Caldwell finished 11 of 24 for 143 yards. Schueltz caught four passes for 54 yards, and Sheeder had four catches for 24 yards.

Ligonier Valley got the ball back with 4:21 left at its 23. Caldwell hit Schueltz for 23 yards on third-and-5, and then on fourth-and-19, hit sophomore Cage Dowden for 45 yards to the Dunmore 13 with 2:10 left.

On the play Caldwell was injured, and fourth-string quarterback sophomore Ethan Boring entered the game.

After two running plays failed to gain a yard, Caldwell’s slant pass to Schueltz was knocked down by O’Malley setting up fourth down. Beitel sent out kicker Peter Stoll to attempt a 30-yard field goal, but Dunmore called a timeout.

“We were going for the win, it was a fake,” Beitel said. “Once we they figured out it was going to be a fake, we sent the offense back on the field.”

The call was a corner route to Daugherty, but the pass just eluded his fingertips.

“That was close,” Henzes said. “It was a good call and he was open. We beat a great football team that is well coached.”

Beitel added: “If Jackson is 100 percent, he cuts and makes the play. But he wasn’t able to make a good cut on his ankles. It wasn’t meant to be.”

Beitel said he couldn’t be prouder of his players.

“Our team was about the seniors,” Beitel said. “They battled to the end. What encourages me is that I found some more football players. A lot the young guys stepped up.”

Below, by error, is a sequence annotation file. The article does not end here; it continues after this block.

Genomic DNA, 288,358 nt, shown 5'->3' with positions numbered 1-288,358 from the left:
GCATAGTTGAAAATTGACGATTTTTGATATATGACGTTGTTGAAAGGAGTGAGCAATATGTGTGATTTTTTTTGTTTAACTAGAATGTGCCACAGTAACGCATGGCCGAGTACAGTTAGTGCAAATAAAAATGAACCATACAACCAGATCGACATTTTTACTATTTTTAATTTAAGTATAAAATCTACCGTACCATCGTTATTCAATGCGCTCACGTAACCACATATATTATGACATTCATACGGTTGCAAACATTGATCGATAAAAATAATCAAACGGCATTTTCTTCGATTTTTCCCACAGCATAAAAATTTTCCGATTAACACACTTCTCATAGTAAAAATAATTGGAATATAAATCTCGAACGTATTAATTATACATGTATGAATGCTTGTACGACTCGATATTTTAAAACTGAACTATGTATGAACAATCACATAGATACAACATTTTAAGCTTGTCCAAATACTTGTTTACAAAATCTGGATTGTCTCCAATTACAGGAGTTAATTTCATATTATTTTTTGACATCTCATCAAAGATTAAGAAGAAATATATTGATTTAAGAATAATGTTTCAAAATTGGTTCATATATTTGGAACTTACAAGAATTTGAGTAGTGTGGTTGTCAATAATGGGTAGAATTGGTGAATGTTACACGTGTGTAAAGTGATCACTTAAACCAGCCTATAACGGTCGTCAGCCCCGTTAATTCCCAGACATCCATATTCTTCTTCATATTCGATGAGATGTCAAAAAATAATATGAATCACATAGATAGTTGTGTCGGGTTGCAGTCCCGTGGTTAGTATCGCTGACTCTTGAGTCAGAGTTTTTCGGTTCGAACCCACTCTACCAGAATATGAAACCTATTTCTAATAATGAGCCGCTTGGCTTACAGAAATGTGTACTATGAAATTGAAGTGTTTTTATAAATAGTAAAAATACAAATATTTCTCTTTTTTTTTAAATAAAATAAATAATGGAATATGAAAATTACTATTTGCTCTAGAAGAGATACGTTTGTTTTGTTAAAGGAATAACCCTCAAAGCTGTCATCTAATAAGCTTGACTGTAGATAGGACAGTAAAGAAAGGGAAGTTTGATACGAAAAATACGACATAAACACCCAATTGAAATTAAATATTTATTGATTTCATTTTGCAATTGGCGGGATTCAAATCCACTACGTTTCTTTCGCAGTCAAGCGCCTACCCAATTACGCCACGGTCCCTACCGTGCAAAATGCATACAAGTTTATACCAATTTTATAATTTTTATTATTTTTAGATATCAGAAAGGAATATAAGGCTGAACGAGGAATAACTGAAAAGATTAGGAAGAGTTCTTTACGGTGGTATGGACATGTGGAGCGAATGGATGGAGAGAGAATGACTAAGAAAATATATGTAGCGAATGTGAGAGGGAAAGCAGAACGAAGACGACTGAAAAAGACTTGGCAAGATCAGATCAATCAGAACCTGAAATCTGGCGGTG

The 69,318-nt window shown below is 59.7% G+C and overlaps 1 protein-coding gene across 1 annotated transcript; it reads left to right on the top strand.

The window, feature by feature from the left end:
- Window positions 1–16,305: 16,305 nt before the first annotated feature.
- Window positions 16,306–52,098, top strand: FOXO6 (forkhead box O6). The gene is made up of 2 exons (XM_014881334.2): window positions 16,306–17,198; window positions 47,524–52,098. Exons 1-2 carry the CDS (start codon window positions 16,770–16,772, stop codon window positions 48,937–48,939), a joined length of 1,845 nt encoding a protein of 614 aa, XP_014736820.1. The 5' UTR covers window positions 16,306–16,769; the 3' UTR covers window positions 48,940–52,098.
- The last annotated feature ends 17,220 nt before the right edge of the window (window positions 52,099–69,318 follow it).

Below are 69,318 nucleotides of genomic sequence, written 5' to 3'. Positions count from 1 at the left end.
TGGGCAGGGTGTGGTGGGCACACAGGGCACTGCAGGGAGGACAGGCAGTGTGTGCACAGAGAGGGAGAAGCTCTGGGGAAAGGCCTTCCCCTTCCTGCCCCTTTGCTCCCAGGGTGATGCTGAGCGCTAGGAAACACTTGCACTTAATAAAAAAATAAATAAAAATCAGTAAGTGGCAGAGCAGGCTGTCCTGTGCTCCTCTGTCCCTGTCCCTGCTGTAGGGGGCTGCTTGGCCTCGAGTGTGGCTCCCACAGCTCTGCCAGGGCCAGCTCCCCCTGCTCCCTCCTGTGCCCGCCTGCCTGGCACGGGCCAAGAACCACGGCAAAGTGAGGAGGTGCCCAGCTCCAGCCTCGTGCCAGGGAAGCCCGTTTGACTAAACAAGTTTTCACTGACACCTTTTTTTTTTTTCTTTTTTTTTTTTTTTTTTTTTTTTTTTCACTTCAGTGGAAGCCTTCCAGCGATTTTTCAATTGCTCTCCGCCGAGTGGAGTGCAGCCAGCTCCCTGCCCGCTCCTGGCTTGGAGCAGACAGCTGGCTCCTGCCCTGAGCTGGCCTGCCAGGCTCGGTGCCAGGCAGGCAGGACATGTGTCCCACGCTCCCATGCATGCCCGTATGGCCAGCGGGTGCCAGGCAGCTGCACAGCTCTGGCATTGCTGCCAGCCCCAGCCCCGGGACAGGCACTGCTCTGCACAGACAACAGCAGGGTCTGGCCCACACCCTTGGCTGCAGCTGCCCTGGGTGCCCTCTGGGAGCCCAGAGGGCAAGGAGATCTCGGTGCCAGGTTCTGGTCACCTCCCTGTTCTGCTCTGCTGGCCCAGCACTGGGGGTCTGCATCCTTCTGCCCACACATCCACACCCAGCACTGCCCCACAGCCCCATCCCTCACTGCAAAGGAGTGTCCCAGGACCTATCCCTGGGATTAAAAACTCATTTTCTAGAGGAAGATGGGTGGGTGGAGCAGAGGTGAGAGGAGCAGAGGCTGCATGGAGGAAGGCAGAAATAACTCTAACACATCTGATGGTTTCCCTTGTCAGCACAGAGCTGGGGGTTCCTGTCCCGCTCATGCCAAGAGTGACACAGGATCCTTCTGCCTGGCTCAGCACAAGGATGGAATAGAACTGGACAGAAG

Then after hugging his son Zach, Beitel told him “how about a (district) three-peat. We’ll have to get to work soon.”

Paul Schofield is a Tribune-Review staff writer. Reach him at or via twitter @Schofield_Trib.

TribLIVE commenting policy

You are solely responsible for your comments and by using you agree to our Terms of Service.

We moderate comments. Our goal is to provide substantive commentary for a general readership. By screening submissions, we provide a space where readers can share intelligent and informed commentary that enhances the quality of our news and information.

While most comments will be posted if they are on-topic and not abusive, moderating decisions are subjective. We will make them as carefully and consistently as we can. Because of the volume of reader comments, we cannot review individual moderation decisions with readers.

We value thoughtful comments representing a range of views that make their point quickly and politely. We make an effort to protect discussions from repeated comments either by the same reader or different readers

We follow the same standards for taste as the daily newspaper. A few things we won't tolerate: personal attacks, obscenity, vulgarity, profanity (including expletives and letters followed by dashes), commercial promotion, impersonations, incoherence, proselytizing and SHOUTING. Don't include URLs to Web sites.

We do not edit comments. They are either approved or deleted. We reserve the right to edit a comment that is quoted or excerpted in an article. In this case, we may fix spelling and punctuation.

We welcome strong opinions and criticism of our work, but we don't want comments to become bogged down with discussions of our policies and we will moderate accordingly.

We appreciate it when readers and people quoted in articles or blog posts point out errors of fact or emphasis and will investigate all assertions. But these suggestions should be sent via e-mail. To avoid distracting other readers, we won't publish comments that suggest a correction. Instead, corrections will be made in a blog post or in an article.